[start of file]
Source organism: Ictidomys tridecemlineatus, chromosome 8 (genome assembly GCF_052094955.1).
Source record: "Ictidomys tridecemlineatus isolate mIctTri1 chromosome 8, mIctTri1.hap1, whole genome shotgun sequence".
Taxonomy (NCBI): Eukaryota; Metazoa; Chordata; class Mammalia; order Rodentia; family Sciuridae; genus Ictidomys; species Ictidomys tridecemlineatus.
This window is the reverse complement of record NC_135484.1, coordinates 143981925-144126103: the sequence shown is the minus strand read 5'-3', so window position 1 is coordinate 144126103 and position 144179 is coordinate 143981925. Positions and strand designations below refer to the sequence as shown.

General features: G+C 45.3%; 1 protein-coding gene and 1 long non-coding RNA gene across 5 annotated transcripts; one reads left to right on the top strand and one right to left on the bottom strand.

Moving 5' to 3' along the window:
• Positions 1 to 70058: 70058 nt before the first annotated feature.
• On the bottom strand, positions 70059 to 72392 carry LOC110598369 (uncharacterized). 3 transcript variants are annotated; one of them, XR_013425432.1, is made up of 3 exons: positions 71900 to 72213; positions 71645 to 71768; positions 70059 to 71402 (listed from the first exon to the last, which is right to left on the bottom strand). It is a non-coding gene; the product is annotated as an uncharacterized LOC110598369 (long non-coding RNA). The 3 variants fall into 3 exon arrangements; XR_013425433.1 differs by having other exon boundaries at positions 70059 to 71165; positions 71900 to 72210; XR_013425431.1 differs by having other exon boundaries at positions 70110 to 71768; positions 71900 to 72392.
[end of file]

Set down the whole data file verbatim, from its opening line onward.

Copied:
Source organism: Ictidomys tridecemlineatus, chromosome 8 (genome assembly GCF_052094955.1).
Source record: "Ictidomys tridecemlineatus isolate mIctTri1 chromosome 8, mIctTri1.hap1, whole genome shotgun sequence".
Taxonomy (NCBI): Eukaryota; Metazoa; Chordata; class Mammalia; order Rodentia; family Sciuridae; genus Ictidomys; species Ictidomys tridecemlineatus.
This window is the reverse complement of record NC_135484.1, coordinates 143981925-144126103: the sequence shown is the minus strand read 5'-3', so window position 1 is coordinate 144126103 and position 144179 is coordinate 143981925. Positions and strand designations below refer to the sequence as shown.

General features: G+C 45.3%; 1 protein-coding gene and 1 long non-coding RNA gene across 5 annotated transcripts; one reads left to right on the top strand and one right to left on the bottom strand.

Moving 5' to 3' along the window:
• Positions 1 to 70058: 70058 nt before the first annotated feature.
• On the bottom strand, positions 70059 to 72392 carry LOC110598369 (uncharacterized). 3 transcript variants are annotated; one of them, XR_013425432.1, is made up of 3 exons: positions 71900 to 72213; positions 71645 to 71768; positions 70059 to 71402 (listed from the first exon to the last, which is right to left on the bottom strand). It is a non-coding gene; the product is annotated as an uncharacterized LOC110598369 (long non-coding RNA). The 3 variants fall into 3 exon arrangements; XR_013425433.1 differs by having other exon boundaries at positions 70059 to 71165; positions 71900 to 72210; XR_013425431.1 differs by having other exon boundaries at positions 70110 to 71768; positions 71900 to 72392.